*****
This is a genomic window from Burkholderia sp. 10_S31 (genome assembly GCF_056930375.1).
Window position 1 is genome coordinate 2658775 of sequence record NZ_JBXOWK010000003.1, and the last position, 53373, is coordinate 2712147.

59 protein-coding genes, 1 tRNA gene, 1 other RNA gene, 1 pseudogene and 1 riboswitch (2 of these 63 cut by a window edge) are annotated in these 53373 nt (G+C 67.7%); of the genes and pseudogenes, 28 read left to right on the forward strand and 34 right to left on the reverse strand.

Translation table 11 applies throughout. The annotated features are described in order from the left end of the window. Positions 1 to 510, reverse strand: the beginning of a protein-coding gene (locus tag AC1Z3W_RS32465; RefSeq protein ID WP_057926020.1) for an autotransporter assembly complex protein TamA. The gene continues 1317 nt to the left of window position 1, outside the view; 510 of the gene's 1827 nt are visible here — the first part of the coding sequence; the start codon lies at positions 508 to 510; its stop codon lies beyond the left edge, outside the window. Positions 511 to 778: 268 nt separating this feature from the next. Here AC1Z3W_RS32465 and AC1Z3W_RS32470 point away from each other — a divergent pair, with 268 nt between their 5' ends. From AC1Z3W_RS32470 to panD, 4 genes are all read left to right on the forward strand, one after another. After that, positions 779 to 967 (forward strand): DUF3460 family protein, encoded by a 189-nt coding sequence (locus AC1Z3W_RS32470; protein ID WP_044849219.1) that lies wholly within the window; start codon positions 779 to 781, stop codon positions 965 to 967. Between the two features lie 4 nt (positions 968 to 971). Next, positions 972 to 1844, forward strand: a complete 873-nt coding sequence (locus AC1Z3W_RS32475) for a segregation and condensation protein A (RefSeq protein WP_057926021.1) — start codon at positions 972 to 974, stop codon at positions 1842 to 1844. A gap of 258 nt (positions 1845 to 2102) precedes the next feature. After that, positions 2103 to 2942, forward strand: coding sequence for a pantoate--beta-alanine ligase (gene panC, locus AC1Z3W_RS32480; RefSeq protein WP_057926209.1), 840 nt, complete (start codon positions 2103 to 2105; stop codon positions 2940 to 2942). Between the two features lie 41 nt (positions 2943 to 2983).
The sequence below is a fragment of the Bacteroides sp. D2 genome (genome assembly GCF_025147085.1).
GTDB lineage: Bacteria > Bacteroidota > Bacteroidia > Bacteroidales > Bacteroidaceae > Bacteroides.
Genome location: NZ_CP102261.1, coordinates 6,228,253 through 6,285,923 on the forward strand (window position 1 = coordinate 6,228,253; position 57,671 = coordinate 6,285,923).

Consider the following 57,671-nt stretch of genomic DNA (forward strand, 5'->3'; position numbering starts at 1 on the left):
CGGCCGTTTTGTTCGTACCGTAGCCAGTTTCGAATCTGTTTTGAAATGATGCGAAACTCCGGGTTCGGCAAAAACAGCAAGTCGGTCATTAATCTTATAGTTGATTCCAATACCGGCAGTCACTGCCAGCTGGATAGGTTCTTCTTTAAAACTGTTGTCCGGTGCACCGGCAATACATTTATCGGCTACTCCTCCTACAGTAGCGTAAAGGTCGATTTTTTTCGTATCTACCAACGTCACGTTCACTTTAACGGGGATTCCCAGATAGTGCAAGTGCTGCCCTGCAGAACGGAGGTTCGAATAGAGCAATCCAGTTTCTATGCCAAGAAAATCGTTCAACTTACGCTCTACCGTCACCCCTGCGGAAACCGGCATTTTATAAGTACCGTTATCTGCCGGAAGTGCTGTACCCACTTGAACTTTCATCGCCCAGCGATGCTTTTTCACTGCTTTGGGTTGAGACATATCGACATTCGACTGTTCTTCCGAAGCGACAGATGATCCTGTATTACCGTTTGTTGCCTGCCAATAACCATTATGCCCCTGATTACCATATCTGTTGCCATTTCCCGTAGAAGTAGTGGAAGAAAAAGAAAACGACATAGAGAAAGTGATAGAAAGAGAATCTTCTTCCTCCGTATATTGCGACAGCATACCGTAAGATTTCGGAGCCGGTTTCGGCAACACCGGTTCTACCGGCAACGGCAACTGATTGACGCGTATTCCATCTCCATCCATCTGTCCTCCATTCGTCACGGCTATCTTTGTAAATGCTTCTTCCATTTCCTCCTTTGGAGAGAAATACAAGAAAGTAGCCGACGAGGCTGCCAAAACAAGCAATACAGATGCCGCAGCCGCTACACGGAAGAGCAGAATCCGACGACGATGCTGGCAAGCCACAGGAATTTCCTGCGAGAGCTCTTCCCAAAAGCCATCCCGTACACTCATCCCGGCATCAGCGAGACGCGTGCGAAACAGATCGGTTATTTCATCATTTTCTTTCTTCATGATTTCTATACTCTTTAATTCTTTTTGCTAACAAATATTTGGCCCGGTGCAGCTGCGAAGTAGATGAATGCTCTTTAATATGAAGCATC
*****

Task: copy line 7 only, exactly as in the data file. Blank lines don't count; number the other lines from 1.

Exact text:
Genome location: NZ_CP102261.1, coordinates 6,228,253 through 6,285,923 on the forward strand (window position 1 = coordinate 6,228,253; position 57,671 = coordinate 6,285,923).